BISMARCK, N.D. – State regulators on Wednesday approved a land corridor for a proposed $312 million electric line to carry coal-generated power from western North Dakota to Grand Forks, a project that will make another power line available to transmit wind energy.
Short sections of the proposed line will run alongside an existing one that transmits power from Center to Hermantown, Minn., just west of Duluth.
A Minnkota subsidiary earlier sold the existing line to Duluth-based Minnesota Power. When the new line is finished, Minnesota Power intends to use it to supply Minnesota customers with wind power generated in western North Dakota.
North Dakota’s Public Service Commission, which previously held hearings on the project in Northwood, Washburn and Carrington, agreed Wednesday to Minnkota Power Cooperative’s request for a 1,000-foot-wide corridor for the new power line.
The commission will determine the line’s specific route and issue a construction permit later.
Minnkota, based in Grand Forks, wants the line to carry electricity from the Milton Young power station it operates near Center to a substation west of Grand Forks. The power will supply 11 rural-member electric cooperatives in eastern North Dakota and northwestern Minnesota, which have about 120,000 customers.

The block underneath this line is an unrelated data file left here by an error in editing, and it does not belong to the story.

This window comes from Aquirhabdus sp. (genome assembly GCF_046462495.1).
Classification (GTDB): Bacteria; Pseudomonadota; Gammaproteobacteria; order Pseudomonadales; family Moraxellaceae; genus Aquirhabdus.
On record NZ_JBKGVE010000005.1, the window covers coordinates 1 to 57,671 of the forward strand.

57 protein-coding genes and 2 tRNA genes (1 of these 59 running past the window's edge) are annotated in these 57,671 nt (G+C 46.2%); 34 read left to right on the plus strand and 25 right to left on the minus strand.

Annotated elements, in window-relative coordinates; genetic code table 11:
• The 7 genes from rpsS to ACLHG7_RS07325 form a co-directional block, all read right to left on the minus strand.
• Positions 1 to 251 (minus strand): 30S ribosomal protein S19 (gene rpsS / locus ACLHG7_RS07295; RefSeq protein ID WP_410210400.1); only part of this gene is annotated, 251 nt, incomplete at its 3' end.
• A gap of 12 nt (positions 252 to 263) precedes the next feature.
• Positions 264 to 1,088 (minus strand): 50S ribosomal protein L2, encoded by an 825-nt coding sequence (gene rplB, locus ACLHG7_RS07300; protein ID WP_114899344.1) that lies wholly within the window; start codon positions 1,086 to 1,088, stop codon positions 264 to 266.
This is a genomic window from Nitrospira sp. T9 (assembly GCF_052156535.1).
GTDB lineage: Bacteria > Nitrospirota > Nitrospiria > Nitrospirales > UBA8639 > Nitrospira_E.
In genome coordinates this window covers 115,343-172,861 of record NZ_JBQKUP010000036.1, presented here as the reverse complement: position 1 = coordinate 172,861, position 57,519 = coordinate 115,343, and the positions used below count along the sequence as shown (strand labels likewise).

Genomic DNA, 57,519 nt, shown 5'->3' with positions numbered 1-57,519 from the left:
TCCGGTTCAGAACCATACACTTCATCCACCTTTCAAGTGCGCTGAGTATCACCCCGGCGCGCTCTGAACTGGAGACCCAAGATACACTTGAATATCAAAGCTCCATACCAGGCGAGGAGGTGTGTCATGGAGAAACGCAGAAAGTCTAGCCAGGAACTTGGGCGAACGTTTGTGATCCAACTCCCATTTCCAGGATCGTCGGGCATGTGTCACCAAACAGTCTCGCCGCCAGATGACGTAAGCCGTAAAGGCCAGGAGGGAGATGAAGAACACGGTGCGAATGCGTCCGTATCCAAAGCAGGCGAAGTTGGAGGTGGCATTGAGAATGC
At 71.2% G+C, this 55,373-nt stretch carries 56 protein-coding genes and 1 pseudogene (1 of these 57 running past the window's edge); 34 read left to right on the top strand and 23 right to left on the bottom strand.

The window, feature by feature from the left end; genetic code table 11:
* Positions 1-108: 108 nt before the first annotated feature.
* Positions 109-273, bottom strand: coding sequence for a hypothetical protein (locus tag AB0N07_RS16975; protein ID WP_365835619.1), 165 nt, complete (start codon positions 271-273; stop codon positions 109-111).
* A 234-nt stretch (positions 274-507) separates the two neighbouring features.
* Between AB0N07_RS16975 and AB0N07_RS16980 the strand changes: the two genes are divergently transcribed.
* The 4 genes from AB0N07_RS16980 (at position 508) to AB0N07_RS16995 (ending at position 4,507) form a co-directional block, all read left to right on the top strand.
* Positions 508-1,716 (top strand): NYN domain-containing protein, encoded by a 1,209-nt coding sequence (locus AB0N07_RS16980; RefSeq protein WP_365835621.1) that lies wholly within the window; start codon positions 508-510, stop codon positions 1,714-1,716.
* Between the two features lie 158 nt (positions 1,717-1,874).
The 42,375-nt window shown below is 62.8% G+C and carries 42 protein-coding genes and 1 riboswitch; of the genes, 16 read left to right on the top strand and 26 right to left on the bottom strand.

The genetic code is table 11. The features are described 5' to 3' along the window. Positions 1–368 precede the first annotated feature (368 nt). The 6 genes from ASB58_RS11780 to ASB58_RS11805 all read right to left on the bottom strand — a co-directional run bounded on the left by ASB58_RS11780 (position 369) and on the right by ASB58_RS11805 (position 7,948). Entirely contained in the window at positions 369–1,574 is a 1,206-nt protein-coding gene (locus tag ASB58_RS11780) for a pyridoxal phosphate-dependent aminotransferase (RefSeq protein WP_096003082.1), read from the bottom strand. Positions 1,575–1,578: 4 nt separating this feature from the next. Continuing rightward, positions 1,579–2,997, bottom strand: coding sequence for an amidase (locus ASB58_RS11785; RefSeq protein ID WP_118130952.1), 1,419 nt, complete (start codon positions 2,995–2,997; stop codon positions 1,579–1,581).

Tony Clark, president of the Public Service Commission, said the project will help Minnesota Power meet renewable-energy mandates in Minnesota.
“Minnesota Power is using the existing … line and converting that to almost an entirely wind-only line,” Clark said.
Minnkota wants to begin construction of the line this fall and have it ready by mid-2013, regulatory filings say.
The commissioners said environmental advocates were concerned by the path of the line through an area of alkaline prairie in Grand Forks County that is noted for bird watching.
Clark said there was nothing in North Dakota law or rules that extended special protection to the area. Doing so would move the power line closer to homes, farmland and ranch land, he said.
Commissioner Kevin Cramer said the commission’s order granting the 1,000-foot corridor took into account the concerns of a number of landowners along the route. “It reflects some of the more reasonable suggestions by landowners and thoughtful people,” Cramer said.
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